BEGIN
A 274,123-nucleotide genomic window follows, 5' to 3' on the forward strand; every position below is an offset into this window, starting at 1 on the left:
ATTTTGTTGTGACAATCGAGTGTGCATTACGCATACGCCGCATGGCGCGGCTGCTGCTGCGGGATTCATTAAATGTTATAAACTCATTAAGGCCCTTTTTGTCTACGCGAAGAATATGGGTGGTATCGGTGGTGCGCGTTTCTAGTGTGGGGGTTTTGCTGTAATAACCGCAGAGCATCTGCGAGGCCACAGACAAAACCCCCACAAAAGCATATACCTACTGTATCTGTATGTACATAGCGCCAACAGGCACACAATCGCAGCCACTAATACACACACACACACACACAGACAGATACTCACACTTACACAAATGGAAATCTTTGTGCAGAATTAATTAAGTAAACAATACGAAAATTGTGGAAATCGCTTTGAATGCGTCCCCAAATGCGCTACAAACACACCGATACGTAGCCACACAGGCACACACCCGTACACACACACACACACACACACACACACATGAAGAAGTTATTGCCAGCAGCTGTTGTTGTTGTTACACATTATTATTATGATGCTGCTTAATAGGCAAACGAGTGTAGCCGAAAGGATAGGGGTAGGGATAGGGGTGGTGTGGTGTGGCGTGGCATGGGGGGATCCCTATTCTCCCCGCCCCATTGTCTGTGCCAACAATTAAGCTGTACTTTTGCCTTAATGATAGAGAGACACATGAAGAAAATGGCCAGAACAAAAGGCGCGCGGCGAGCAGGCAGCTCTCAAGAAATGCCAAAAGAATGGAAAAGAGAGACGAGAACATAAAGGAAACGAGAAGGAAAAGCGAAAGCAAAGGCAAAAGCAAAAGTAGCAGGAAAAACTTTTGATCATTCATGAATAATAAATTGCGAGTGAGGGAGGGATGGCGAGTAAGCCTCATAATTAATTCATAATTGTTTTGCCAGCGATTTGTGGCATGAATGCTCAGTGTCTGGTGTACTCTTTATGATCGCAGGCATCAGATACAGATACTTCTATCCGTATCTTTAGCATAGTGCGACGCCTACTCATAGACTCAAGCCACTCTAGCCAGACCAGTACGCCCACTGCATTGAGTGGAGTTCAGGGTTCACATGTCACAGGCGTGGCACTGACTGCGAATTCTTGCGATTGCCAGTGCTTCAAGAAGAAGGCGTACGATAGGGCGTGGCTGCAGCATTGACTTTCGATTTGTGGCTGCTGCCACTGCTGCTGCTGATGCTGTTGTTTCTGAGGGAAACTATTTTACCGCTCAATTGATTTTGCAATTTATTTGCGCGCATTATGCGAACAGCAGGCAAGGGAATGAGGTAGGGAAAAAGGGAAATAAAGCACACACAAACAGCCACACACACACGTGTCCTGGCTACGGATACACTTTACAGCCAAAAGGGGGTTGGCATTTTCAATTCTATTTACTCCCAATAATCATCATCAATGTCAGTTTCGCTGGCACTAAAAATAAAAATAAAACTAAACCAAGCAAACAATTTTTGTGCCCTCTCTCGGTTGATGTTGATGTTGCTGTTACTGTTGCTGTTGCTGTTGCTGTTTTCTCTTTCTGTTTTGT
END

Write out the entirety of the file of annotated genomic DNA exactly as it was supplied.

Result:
A 274,123-nucleotide genomic window follows, 5' to 3' on the forward strand; every position below is an offset into this window, starting at 1 on the left:
ATTTTGTTGTGACAATCGAGTGTGCATTACGCATACGCCGCATGGCGCGGCTGCTGCTGCGGGATTCATTAAATGTTATAAACTCATTAAGGCCCTTTTTGTCTACGCGAAGAATATGGGTGGTATCGGTGGTGCGCGTTTCTAGTGTGGGGGTTTTGCTGTAATAACCGCAGAGCATCTGCGAGGCCACAGACAAAACCCCCACAAAAGCATATACCTACTGTATCTGTATGTACATAGCGCCAACAGGCACACAATCGCAGCCACTAATACACACACACACACACACAGACAGATACTCACACTTACACAAATGGAAATCTTTGTGCAGAATTAATTAAGTAAACAATACGAAAATTGTGGAAATCGCTTTGAATGCGTCCCCAAATGCGCTACAAACACACCGATACGTAGCCACACAGGCACACACCCGTACACACACACACACACACACACACACACATGAAGAAGTTATTGCCAGCAGCTGTTGTTGTTGTTACACATTATTATTATGATGCTGCTTAATAGGCAAACGAGTGTAGCCGAAAGGATAGGGGTAGGGATAGGGGTGGTGTGGTGTGGCGTGGCATGGGGGGATCCCTATTCTCCCCGCCCCATTGTCTGTGCCAACAATTAAGCTGTACTTTTGCCTTAATGATAGAGAGACACATGAAGAAAATGGCCAGAACAAAAGGCGCGCGGCGAGCAGGCAGCTCTCAAGAAATGCCAAAAGAATGGAAAAGAGAGACGAGAACATAAAGGAAACGAGAAGGAAAAGCGAAAGCAAAGGCAAAAGCAAAAGTAGCAGGAAAAACTTTTGATCATTCATGAATAATAAATTGCGAGTGAGGGAGGGATGGCGAGTAAGCCTCATAATTAATTCATAATTGTTTTGCCAGCGATTTGTGGCATGAATGCTCAGTGTCTGGTGTACTCTTTATGATCGCAGGCATCAGATACAGATACTTCTATCCGTATCTTTAGCATAGTGCGACGCCTACTCATAGACTCAAGCCACTCTAGCCAGACCAGTACGCCCACTGCATTGAGTGGAGTTCAGGGTTCACATGTCACAGGCGTGGCACTGACTGCGAATTCTTGCGATTGCCAGTGCTTCAAGAAGAAGGCGTACGATAGGGCGTGGCTGCAGCATTGACTTTCGATTTGTGGCTGCTGCCACTGCTGCTGCTGATGCTGTTGTTTCTGAGGGAAACTATTTTACCGCTCAATTGATTTTGCAATTTATTTGCGCGCATTATGCGAACAGCAGGCAAGGGAATGAGGTAGGGAAAAAGGGAAATAAAGCACACACAAACAGCCACACACACACGTGTCCTGGCTACGGATACACTTTACAGCCAAAAGGGGGTTGGCATTTTCAATTCTATTTACTCCCAATAATCATCATCAATGTCAGTTTCGCTGGCACTAAAAATAAAAATAAAACTAAACCAAGCAAACAATTTTTGTGCCCTCTCTCGGTTGATGTTGATGTTGCTGTTACTGTTGCTGTTGCTGTTGCTGTTTTCTCTTTCTGTTTTGT